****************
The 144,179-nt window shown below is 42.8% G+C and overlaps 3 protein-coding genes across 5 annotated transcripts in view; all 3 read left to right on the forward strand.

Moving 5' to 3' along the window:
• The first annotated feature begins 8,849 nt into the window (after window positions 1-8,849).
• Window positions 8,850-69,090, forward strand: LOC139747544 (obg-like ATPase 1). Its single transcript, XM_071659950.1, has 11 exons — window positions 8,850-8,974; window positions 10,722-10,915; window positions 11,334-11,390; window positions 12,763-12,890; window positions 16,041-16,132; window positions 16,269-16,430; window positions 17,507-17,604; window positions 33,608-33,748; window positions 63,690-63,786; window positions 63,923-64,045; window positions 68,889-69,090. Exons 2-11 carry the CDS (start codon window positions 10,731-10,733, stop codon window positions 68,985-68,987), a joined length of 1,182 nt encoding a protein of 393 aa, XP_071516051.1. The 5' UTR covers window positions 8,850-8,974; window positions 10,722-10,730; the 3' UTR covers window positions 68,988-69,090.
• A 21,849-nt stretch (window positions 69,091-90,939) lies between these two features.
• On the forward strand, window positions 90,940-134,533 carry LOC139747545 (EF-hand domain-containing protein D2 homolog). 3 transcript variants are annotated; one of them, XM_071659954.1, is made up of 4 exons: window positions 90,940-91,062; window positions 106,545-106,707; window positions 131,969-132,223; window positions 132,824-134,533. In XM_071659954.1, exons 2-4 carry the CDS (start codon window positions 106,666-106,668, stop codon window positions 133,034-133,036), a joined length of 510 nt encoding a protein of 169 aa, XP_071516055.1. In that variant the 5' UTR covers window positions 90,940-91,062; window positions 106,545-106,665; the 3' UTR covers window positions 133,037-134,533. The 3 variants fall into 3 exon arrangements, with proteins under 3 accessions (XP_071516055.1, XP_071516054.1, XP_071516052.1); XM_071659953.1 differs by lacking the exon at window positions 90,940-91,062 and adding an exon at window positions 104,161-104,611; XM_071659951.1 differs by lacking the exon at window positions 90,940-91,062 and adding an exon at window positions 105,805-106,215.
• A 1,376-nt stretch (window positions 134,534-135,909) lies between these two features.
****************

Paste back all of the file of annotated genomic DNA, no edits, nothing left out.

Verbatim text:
The 144,179-nt window shown below is 42.8% G+C and overlaps 3 protein-coding genes across 5 annotated transcripts in view; all 3 read left to right on the forward strand.

Moving 5' to 3' along the window:
• The first annotated feature begins 8,849 nt into the window (after window positions 1-8,849).
• Window positions 8,850-69,090, forward strand: LOC139747544 (obg-like ATPase 1). Its single transcript, XM_071659950.1, has 11 exons — window positions 8,850-8,974; window positions 10,722-10,915; window positions 11,334-11,390; window positions 12,763-12,890; window positions 16,041-16,132; window positions 16,269-16,430; window positions 17,507-17,604; window positions 33,608-33,748; window positions 63,690-63,786; window positions 63,923-64,045; window positions 68,889-69,090. Exons 2-11 carry the CDS (start codon window positions 10,731-10,733, stop codon window positions 68,985-68,987), a joined length of 1,182 nt encoding a protein of 393 aa, XP_071516051.1. The 5' UTR covers window positions 8,850-8,974; window positions 10,722-10,730; the 3' UTR covers window positions 68,988-69,090.
• A 21,849-nt stretch (window positions 69,091-90,939) lies between these two features.
• On the forward strand, window positions 90,940-134,533 carry LOC139747545 (EF-hand domain-containing protein D2 homolog). 3 transcript variants are annotated; one of them, XM_071659954.1, is made up of 4 exons: window positions 90,940-91,062; window positions 106,545-106,707; window positions 131,969-132,223; window positions 132,824-134,533. In XM_071659954.1, exons 2-4 carry the CDS (start codon window positions 106,666-106,668, stop codon window positions 133,034-133,036), a joined length of 510 nt encoding a protein of 169 aa, XP_071516055.1. In that variant the 5' UTR covers window positions 90,940-91,062; window positions 106,545-106,665; the 3' UTR covers window positions 133,037-134,533. The 3 variants fall into 3 exon arrangements, with proteins under 3 accessions (XP_071516055.1, XP_071516054.1, XP_071516052.1); XM_071659953.1 differs by lacking the exon at window positions 90,940-91,062 and adding an exon at window positions 104,161-104,611; XM_071659951.1 differs by lacking the exon at window positions 90,940-91,062 and adding an exon at window positions 105,805-106,215.
• A 1,376-nt stretch (window positions 134,534-135,909) lies between these two features.